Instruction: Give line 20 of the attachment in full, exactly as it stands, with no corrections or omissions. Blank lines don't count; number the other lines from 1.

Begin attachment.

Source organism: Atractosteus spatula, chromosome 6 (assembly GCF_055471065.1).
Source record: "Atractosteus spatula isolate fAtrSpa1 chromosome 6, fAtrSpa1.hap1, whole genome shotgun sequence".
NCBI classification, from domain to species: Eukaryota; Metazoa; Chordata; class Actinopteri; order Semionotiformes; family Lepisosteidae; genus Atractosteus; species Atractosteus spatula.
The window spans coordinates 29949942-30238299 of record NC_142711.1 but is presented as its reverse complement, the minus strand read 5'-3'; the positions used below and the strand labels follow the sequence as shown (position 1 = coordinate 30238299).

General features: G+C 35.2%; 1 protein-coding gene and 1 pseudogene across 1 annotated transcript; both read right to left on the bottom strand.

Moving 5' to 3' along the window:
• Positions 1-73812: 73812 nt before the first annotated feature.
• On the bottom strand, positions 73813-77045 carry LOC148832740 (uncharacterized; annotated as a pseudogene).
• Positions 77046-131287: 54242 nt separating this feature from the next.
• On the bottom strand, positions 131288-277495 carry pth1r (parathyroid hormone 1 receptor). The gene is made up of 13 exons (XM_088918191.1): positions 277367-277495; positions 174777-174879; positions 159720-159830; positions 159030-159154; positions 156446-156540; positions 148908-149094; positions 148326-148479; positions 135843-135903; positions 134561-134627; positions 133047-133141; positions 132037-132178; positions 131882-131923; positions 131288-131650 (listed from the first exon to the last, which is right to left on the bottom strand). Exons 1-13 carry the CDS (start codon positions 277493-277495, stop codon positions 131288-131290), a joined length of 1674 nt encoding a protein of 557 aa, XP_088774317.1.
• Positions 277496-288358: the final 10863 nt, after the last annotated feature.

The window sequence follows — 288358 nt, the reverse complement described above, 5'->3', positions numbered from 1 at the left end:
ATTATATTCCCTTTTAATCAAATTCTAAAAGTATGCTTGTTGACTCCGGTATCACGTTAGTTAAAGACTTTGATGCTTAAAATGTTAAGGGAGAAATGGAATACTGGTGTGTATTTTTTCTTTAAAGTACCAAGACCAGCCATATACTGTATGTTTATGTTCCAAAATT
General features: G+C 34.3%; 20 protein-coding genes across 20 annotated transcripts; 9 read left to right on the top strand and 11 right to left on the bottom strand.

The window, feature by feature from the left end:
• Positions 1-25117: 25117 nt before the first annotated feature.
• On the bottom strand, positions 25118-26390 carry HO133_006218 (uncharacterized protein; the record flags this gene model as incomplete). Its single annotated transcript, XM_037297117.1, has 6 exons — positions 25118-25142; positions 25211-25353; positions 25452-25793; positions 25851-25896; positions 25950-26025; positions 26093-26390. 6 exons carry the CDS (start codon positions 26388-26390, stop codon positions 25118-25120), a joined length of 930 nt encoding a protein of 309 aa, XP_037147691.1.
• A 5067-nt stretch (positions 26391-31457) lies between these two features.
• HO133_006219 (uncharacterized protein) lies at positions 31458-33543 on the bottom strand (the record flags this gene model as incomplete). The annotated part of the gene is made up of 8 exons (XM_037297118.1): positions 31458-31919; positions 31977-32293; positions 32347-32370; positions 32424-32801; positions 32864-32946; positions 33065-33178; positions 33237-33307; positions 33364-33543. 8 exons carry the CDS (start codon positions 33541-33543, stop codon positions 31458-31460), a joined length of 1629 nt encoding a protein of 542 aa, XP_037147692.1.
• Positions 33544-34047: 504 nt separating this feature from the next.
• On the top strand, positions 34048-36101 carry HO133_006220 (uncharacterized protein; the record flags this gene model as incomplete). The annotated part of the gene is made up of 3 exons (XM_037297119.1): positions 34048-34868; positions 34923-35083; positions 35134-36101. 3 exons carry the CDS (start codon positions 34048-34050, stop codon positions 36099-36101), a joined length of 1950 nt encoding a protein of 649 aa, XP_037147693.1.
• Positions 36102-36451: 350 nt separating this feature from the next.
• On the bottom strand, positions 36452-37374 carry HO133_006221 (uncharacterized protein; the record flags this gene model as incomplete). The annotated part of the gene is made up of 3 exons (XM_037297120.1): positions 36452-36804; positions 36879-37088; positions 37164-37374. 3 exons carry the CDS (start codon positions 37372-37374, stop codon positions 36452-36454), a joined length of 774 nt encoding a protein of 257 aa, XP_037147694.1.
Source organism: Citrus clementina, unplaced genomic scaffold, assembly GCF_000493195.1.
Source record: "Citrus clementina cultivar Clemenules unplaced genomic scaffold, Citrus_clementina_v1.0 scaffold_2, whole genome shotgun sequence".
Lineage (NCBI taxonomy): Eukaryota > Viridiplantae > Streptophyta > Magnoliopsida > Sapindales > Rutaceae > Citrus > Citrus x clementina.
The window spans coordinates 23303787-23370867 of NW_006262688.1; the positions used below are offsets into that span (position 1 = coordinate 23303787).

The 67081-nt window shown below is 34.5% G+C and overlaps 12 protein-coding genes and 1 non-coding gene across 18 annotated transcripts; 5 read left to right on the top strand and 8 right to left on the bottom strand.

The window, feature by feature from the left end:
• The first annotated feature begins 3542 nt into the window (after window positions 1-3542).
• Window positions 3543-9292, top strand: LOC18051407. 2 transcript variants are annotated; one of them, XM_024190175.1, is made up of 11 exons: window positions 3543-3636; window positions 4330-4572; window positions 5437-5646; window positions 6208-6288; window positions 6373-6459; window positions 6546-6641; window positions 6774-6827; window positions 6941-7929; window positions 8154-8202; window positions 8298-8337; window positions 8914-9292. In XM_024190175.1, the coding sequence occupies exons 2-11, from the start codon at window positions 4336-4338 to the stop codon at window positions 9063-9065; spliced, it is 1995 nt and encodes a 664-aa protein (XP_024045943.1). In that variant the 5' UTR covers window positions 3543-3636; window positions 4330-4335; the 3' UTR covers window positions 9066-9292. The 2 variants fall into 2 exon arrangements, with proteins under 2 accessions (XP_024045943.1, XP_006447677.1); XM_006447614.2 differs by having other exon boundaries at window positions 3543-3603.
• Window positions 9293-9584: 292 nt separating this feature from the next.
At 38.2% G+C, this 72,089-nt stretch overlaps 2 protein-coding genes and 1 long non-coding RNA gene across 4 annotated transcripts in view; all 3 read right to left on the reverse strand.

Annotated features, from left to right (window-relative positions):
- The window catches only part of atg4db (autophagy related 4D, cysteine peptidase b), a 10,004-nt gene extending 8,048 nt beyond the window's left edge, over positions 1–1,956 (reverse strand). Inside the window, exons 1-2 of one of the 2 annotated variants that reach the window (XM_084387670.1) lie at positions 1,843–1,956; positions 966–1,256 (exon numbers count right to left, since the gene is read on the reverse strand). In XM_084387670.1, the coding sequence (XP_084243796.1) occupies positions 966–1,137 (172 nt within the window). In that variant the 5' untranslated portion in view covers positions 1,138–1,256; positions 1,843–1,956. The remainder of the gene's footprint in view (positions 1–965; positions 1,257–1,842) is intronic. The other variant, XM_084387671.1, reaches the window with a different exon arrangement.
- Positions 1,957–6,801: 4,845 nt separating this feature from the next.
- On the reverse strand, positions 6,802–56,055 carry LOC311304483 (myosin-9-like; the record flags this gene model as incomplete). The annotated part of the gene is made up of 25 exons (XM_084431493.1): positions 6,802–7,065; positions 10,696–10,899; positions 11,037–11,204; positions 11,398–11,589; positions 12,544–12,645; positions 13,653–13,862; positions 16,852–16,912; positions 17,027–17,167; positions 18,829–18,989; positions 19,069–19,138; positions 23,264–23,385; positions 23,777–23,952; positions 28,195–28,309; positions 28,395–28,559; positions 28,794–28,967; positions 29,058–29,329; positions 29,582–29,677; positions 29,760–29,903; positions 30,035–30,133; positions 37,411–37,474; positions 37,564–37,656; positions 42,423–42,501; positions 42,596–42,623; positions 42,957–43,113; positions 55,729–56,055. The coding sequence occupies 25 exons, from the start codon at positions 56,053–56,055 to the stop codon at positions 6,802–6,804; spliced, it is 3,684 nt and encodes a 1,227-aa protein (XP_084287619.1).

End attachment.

• Positions 33544-34047: 504 nt separating this feature from the next.